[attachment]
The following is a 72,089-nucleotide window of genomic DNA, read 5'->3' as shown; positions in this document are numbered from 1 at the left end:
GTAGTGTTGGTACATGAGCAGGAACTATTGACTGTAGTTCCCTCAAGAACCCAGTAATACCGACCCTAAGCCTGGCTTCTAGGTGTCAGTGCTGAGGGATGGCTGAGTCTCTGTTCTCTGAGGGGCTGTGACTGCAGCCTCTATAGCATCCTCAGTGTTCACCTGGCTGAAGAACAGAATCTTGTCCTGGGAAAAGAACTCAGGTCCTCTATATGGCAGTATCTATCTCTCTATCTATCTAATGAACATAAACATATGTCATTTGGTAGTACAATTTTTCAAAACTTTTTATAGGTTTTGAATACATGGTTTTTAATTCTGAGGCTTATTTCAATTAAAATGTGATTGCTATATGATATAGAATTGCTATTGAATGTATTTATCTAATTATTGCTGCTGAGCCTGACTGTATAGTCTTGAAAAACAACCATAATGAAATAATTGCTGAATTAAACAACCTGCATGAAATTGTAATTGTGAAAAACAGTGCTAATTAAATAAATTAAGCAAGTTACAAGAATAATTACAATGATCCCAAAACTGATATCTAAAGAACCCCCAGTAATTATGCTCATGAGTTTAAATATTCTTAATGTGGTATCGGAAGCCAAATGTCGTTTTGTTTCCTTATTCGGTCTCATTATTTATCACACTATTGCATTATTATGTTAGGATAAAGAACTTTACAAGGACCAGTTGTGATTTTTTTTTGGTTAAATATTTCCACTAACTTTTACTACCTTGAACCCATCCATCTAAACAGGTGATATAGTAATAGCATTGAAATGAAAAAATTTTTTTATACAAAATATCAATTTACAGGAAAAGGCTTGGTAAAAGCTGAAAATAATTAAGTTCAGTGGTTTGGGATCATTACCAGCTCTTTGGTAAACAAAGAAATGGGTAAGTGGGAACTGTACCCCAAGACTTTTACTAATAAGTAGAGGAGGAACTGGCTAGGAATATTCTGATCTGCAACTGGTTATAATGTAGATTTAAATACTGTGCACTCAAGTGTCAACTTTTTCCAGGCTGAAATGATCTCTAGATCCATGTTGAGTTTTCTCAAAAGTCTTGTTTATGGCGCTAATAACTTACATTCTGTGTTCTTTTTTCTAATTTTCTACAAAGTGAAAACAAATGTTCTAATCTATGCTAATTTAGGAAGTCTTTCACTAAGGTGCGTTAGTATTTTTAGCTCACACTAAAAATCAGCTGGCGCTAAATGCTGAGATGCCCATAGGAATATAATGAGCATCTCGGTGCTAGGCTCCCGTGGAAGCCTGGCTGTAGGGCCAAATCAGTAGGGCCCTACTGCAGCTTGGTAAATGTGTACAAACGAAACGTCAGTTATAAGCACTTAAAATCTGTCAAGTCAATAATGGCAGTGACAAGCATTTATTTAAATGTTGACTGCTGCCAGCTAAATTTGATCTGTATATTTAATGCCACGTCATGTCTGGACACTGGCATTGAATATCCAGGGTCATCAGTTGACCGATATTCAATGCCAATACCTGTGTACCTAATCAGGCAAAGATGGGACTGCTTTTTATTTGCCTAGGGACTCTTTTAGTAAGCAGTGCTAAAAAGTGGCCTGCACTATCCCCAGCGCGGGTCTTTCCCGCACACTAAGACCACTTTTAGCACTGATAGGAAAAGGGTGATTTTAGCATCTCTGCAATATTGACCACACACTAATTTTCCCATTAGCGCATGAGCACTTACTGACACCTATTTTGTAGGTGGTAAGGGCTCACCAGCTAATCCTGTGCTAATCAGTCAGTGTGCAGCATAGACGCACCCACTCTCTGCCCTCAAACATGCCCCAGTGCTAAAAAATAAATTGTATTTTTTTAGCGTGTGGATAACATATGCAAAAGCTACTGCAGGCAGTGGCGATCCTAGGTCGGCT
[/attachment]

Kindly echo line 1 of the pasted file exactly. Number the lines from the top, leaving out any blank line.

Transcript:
The following is a 72,089-nucleotide window of genomic DNA, read 5'->3' as shown; positions in this document are numbered from 1 at the left end: